Tamara Kowalska was working downtown at the Milk Coffee Bar when a young girl came in and requested a glass of water, and then asked if there would be a charge for it. Kowalska quenched her thirst for free, and later that day while watching a documentary on homeless teens in the area, she recognized the girl was one of the subjects in the film.
The connection she made was something of an epiphany for the master’s student in communications and social justice and has served as a source of inspiration in her efforts to help launch a new drop-in centre for homeless youth that officially opens its doors today.
“There was someone who was just asking for a glass of water, and she was so grateful,” said Kowalska, who earned an undergraduate degree in education from Boston University in 1992. “She wasn’t asking for money or food. She just wanted one of the most basic things that we need. That’s one of the things that sustained me through this whole process of opening this centre, which hasn’t always been easy.”
The Windsor Youth Centre, located in a former restaurant at 1321 Wyandotte East, opens today after months of preparation, renovating, fund raising and hard work. Intended for people between 16 and 20, the centre is open to any homeless youth who just need a hot meal, a place to clean their clothes, do their homework or socialize with people over a cup of coffee, a book or a board game. And it’s open from 5-10 p.m. every single day of the year.
“We wanted to make it consistent, because there’s so much inconsistency in their lives,” said Kowalska. “And we’re not open during school hours, because we want them to go to school.”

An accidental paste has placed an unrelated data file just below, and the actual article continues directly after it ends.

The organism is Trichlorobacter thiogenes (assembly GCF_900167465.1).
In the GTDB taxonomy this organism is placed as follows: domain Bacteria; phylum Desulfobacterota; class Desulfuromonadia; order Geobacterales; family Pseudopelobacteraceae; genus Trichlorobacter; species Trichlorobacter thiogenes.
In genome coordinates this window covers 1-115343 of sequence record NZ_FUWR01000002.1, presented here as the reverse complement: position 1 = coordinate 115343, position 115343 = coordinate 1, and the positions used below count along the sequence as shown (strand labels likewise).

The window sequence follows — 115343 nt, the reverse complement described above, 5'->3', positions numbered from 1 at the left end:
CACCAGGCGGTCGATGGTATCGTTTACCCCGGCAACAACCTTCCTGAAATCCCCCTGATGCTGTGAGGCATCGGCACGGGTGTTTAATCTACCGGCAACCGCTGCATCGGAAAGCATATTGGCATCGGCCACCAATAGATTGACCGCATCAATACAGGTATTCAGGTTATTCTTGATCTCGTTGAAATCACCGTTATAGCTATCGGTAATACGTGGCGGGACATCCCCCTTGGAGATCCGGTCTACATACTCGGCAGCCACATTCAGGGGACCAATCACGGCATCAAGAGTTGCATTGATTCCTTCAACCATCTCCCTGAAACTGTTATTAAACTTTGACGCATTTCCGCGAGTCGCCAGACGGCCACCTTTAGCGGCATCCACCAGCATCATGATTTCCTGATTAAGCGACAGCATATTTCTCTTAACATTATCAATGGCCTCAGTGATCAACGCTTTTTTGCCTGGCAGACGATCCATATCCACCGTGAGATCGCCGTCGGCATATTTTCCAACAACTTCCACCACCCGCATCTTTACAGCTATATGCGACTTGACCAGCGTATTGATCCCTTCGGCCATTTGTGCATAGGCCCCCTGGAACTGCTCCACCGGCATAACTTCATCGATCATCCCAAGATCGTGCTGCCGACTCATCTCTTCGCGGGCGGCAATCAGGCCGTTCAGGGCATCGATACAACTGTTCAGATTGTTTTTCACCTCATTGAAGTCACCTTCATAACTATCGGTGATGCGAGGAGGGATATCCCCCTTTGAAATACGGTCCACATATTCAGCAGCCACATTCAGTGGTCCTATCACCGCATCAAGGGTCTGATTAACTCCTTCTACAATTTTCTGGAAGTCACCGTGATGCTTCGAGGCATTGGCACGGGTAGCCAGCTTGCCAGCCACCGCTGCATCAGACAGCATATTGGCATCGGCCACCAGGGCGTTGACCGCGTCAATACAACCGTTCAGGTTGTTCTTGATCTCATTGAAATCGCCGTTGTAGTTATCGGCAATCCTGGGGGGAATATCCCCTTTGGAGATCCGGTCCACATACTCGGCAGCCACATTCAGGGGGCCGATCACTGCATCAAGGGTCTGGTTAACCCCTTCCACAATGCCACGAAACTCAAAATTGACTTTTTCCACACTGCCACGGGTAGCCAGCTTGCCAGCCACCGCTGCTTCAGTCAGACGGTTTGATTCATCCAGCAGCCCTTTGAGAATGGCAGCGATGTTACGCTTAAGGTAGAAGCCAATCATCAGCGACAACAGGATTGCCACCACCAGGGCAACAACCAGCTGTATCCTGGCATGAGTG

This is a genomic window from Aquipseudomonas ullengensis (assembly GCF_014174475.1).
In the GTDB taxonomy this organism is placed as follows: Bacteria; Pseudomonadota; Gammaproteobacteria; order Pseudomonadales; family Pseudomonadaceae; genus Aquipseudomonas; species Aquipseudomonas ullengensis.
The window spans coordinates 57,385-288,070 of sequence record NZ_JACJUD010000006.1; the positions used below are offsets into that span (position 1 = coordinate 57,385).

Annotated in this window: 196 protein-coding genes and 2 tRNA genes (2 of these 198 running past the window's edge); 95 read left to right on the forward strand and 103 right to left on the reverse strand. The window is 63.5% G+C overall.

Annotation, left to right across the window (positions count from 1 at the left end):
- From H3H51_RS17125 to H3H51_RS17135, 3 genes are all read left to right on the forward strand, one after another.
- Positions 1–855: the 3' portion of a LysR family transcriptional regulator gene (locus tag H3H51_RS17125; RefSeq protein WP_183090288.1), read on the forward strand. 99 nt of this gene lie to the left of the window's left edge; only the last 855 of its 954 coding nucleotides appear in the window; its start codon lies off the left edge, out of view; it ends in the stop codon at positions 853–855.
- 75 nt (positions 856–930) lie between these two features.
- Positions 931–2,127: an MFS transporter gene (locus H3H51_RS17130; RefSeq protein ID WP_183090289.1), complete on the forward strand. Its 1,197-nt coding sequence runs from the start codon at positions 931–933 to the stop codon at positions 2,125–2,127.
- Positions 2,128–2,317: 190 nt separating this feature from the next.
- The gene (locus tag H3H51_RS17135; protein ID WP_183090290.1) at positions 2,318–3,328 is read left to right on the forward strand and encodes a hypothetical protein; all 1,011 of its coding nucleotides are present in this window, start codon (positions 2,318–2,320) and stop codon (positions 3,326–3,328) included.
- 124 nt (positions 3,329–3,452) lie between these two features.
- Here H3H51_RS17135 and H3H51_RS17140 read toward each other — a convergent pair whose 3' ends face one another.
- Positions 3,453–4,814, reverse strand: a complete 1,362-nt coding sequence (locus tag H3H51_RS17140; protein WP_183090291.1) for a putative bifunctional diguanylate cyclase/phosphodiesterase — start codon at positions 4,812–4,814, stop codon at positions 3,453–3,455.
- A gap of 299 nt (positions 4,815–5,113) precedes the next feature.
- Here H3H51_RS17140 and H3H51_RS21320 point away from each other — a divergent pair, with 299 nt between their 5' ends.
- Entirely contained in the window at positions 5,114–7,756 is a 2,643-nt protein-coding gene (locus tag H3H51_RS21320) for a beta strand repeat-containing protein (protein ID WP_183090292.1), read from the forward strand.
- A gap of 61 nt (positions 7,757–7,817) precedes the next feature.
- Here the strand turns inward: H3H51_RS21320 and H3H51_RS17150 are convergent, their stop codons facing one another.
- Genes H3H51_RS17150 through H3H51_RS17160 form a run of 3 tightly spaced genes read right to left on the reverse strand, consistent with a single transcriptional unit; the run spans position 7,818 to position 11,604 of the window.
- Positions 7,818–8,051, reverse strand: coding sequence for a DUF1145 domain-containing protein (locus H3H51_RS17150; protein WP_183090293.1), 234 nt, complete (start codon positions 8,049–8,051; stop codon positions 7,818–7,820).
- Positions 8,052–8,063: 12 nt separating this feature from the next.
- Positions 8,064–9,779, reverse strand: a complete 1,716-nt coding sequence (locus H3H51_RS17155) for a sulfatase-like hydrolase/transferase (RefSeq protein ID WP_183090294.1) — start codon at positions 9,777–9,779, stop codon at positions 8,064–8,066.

Along with her partner George Bozanich, Kowalska has been a driving force behind the centre’s opening. Both members of Lincoln Road United Church, they eventually joined the Faith in Action committee, an offshoot of Essex Presbytery, the oversight organization of all the area’s United Church of Canada churches.
After watching Hidden, a locally produced documentary about homeless teens in Essex County, the committee decided to make youth homelessness their cause. They went to Essex Presbytery and eventually secured a $20,000 grant to get the centre up and running. Since then they’ve been working hard at renovating and stocking it.
“People have been very generous with their time and talents,” she said. “We haven’t spent a single penny on labour. That’s what’s been so amazing about this.”
Kowalska said they made a conscious decision not to open the centre in a church because they feared young people may be reluctant to use it if they thought there would be attempts to indoctrinate them while they were there.
“Besides, we’re serving the entire community, not just the Christian community,” she said. “We want to make sure that it’s a very inclusive and safe space.”
The centre’s supporters – many who are University of Windsor student volunteers – have already been working closely with area social service agencies and based on what they’ve been told, are expecting a solid number of young people to be using the facility.
“People have been telling us they can’t wait for us to open because they have kids to send to us,” she said. “There really is a need for this.”
Kowalska is still finding time to keep up with her graduate work, which is focused on the commodification of the practice of yoga. On the surface, that might seem unrelated to her work at the youth centre, but she says there’s definitely a common thread.
“My motivation for being in both programs is the same,” she said, “to serve the community and to create some kind of positive change for our world.”